Why measuring biodiversity co-benefits in carbon credits matters

This article is sponsored by NCX.

Carbon and biodiversity are inextricably linked. As the market for carbon credits continues to grow, it’s essential that we bring biodiversity along for the ride, not just because it’s the right thing to do but because biodiversity underpins all other ecosystem services, including carbon sequestration. The voluntary carbon market is under a lot of scrutiny around how much real climate benefit it is delivering, but another issue is brewing — carbon projects’ impacts to biodiversity.

While some carbon projects claim to benefit biodiversity, few have actually quantified their impacts beyond a simple, qualitative effort, making it impossible for market forces to reward carbon projects that have greater benefits for biodiversity. And some carbon projects are almost certainly bad for biodiversity (think non-native monocultures of trees planted in native grasslands, for example). But these projects are not penalized in the market, at least so far.

So how do we make sure carbon projects are pro-biodiversity? Rigorous, quantitative measures of the impacts of carbon projects on biodiversity, both good and bad. While this will be a new area of expertise for many carbon developers, the talent pool is out there and ready to get to work (just ask any recent PhD in wildlife ecology if they’d be interested.)

Once carbon credits each come with an estimate of their impacts to biodiversity, carbon buyers can choose to buy credits that create more biodiversity, and carbon developers can modify their carbon programs to generate more benefits to biodiversity.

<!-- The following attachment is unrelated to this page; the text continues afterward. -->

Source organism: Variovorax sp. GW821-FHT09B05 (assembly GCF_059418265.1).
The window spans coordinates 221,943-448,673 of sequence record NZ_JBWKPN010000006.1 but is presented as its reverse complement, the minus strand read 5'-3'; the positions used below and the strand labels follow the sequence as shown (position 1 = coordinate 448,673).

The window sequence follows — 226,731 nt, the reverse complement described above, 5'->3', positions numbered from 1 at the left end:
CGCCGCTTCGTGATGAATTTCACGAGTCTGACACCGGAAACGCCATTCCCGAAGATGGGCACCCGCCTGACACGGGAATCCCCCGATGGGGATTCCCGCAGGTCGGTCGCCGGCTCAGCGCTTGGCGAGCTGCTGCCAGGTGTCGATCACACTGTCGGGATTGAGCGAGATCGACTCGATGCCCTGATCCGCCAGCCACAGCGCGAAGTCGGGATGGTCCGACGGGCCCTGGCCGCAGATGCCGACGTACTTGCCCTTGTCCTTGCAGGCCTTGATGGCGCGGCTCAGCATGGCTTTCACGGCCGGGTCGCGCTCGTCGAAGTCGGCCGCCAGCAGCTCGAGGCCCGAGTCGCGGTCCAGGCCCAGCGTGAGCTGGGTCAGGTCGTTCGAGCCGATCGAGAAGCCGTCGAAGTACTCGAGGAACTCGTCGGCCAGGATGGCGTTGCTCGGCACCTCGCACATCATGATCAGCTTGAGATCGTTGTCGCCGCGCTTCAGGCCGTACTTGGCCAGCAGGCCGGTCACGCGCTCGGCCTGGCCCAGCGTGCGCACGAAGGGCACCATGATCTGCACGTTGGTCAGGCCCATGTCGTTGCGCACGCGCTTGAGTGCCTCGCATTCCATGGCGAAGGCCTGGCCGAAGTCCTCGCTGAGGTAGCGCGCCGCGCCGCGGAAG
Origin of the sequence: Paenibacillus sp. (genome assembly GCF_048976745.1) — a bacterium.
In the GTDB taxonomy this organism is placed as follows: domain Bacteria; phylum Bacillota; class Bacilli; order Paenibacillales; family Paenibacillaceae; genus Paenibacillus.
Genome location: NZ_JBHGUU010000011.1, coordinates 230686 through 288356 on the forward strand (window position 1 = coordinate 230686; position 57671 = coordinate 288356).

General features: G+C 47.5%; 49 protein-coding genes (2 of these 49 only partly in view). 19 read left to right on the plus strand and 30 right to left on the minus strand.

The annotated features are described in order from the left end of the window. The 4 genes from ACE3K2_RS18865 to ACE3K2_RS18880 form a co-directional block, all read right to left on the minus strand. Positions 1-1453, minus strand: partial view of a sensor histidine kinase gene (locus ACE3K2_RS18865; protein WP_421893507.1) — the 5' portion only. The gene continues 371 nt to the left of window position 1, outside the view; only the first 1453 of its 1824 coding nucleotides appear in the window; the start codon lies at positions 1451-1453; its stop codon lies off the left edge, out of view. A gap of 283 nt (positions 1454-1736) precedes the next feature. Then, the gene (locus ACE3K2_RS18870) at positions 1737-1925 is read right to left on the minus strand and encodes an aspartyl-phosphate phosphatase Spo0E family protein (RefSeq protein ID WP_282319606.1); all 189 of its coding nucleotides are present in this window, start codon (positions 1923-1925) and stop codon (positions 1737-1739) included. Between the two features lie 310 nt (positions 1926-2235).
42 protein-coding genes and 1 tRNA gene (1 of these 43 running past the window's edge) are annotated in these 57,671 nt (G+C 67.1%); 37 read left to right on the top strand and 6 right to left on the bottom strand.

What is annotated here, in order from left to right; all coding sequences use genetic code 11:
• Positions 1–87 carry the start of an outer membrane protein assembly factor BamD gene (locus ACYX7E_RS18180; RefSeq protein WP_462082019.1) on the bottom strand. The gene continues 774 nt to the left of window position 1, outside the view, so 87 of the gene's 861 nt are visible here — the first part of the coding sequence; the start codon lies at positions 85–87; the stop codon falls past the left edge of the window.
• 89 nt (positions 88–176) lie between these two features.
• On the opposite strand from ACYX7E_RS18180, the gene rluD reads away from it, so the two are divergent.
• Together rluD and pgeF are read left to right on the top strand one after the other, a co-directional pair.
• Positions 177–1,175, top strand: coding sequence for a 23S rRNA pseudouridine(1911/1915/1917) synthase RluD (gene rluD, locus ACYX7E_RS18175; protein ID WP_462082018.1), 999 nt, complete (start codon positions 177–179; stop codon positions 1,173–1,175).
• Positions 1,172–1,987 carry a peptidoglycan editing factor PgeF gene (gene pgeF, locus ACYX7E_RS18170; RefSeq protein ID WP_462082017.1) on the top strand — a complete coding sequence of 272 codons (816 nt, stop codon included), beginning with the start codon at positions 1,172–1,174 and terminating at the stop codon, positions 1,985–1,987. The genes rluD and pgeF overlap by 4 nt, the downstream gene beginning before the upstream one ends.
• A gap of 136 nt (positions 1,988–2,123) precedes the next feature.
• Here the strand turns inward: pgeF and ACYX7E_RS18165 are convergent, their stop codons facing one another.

Ecosystems are carbon sinks

Without biodiversity — the many diverse forms of life on earth, from microbes to mushrooms to towering redwood trees and thundering herds of wildebeest — there’s no viable way to meet our climate goals because ecosystems are critical carbon sinks. There’s also no scalable way to get clean water, clean air, pollination for our crops or habitat for wildlife without it. It underpins every other ecosystem service we depend on.

But so far, we haven’t done enough to make sure that biodiversity is protected and restored, leading to our current biodiversity crisis. And until positive impact for biodiversity is measured and valued by markets, biodiversity loss will continue.

Carbon markets and biodiversity

Because biodiversity underpins the function of nature-based solutions (NBS) to climate change, NBS have huge potential to help solve the biodiversity crisis. Many environmental NGOs have supported this position, and the voluntary carbon market has responded, resulting in biodiversity emerging as a key indicator of carbon quality, alongside benefits to local communities and other co-benefits.

But so far, almost no carbon projects deliver credits with quantified biodiversity impacts reported. The uncomfortable truth is that not all carbon projects are equal in terms of their impacts to biodiversity. Indeed, maximizing carbon while ignoring biodiversity could lead to some very negative outcomes: actions such as planting non-native trees in native grasslands, or incentivizing fast-growing monocultures over multi-species polycultures in working forests can lead to rapid carbon sequestration, for a while. Projects built on this carbon tunnel vision will undermine biodiversity, which in turn threatens long-term carbon sequestration as disease, fire and other disturbances sweep through these poorly functioning and simplified ecosystems.

Developers that do report on biodiversity typically take a shortcut approach, resulting in biodiversity being a "checkbox" co-benefit to buyers. These shortcuts involve a lot of assumptions; for example, that more native vegetation is a good proxy f

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